When you have a team comprised of in-house and remote members, it is very tempting to organize the work so that each group works on separate sections of the project. This helps each group work together effectively, have easy communication, etc. Yet, there is a painful reality to be faced at the end of the project: there are large portions of the project with which the in-house team is insufficiently familiar. That tends to create a dependency on the remote team members beyond the planned end of the project. The goal should be to continue the relationship with remote team members because you were delighted with their work rather than feeling trapped by circumstances.
To avoid this, the project process should ensure that both in-house and remote team members are familiar with all parts of the system at all times. The best way to ensure that is to have both in-house and remote developers working on the same code modules. When a team is co-located, this can cause frequent conflicts; with an Extreme Remote team, however, the non-overlapping work hours allows for a 'relay race' style of development. The developers 'pass the baton' at the beginning/end of each work period.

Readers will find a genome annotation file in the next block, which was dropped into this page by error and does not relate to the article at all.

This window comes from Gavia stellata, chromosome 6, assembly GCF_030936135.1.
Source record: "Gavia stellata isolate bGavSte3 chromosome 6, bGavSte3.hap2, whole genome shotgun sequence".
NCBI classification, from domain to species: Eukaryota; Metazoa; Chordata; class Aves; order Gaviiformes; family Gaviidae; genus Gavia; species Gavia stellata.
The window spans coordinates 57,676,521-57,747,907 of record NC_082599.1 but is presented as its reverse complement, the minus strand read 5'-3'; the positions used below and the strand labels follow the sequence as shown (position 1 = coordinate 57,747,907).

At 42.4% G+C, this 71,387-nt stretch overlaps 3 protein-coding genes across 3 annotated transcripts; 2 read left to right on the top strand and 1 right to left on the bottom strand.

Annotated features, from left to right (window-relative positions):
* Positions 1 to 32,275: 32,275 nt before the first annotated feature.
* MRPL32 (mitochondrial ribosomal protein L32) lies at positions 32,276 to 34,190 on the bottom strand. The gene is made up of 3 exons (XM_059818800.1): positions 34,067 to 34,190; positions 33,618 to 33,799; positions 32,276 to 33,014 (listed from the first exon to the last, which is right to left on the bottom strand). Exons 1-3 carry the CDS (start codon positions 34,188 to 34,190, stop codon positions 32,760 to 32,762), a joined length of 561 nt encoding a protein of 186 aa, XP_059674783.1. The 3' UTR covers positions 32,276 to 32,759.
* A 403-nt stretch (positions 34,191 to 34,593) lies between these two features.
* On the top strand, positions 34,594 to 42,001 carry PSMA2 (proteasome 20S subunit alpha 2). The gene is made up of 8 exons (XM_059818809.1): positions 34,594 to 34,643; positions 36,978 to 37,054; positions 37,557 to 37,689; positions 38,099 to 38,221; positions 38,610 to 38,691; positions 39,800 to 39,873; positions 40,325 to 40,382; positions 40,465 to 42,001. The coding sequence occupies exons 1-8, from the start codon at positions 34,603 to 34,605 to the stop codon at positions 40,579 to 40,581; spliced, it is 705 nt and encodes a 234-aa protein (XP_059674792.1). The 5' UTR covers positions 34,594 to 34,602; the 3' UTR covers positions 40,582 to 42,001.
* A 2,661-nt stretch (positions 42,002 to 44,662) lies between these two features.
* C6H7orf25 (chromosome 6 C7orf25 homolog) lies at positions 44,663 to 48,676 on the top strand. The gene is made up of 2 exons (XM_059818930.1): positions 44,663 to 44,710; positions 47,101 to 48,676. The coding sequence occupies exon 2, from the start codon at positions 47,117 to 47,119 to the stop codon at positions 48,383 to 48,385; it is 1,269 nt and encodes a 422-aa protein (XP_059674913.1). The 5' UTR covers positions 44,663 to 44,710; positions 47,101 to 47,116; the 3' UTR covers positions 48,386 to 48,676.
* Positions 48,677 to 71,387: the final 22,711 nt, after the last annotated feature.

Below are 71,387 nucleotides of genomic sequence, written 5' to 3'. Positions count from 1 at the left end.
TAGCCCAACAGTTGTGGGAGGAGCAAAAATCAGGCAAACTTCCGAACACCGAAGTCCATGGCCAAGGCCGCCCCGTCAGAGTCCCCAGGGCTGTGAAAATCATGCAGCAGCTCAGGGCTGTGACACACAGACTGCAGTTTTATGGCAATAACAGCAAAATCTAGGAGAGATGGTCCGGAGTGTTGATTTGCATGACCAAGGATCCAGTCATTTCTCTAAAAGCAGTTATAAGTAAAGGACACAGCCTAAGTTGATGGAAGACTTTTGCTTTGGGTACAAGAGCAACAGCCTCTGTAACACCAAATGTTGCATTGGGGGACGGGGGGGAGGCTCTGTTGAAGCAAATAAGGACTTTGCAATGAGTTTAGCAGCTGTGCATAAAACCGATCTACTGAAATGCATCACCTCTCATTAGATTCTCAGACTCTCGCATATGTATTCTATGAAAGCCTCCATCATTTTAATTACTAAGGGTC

Here's how it can work:
(WH = Western Hemisphere; EH = Eastern Hemisphere)
- WH Day 1 - In-house developer works all day implementing requirements, ensuring that work ends at a well-defined stopping point and changes are committed to the code repository.
- EH Day 1 - Remote developer gets latest code, runs automated tests to ensure code is in a good state, and reviews changes from the in-house developer. The remote developer identifies where the in-house developer left off in the list of requirements and works all day implementing additional requirements.
- WH Day 2 - In-house developer gets latest code, runs automated tests to ensure code is in a good state, and reviews changes from the remote developer. The in-house developer identifies where the remote developer left off in the list of requirements and works all day implementing additional requirements.
- EH Day 2 - (You get the picture....)
With this approach, the in-house developer is intimately familiar with the code at all times. If the remote developer must leave the team for any reason, the rate of progress will suffer, of course; but, it will only reflect the drop in man-power, without an additional learning curve.
To accomplish this style of work, there are specific techniques and processes that can help. I will discuss these next.